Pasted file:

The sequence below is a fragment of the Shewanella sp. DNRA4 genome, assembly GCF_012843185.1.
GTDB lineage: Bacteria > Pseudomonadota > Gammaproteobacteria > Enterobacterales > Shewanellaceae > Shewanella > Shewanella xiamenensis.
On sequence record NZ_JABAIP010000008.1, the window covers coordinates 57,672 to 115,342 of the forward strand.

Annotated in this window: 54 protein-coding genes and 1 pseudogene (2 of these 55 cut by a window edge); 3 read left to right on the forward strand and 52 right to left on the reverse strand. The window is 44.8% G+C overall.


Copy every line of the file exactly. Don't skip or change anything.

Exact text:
The sequence below is a fragment of the Shewanella sp. DNRA4 genome, assembly GCF_012843185.1.
GTDB lineage: Bacteria > Pseudomonadota > Gammaproteobacteria > Enterobacterales > Shewanellaceae > Shewanella > Shewanella xiamenensis.
On sequence record NZ_JABAIP010000008.1, the window covers coordinates 57,672 to 115,342 of the forward strand.

Annotated in this window: 54 protein-coding genes and 1 pseudogene (2 of these 55 cut by a window edge); 3 read left to right on the forward strand and 52 right to left on the reverse strand. The window is 44.8% G+C overall.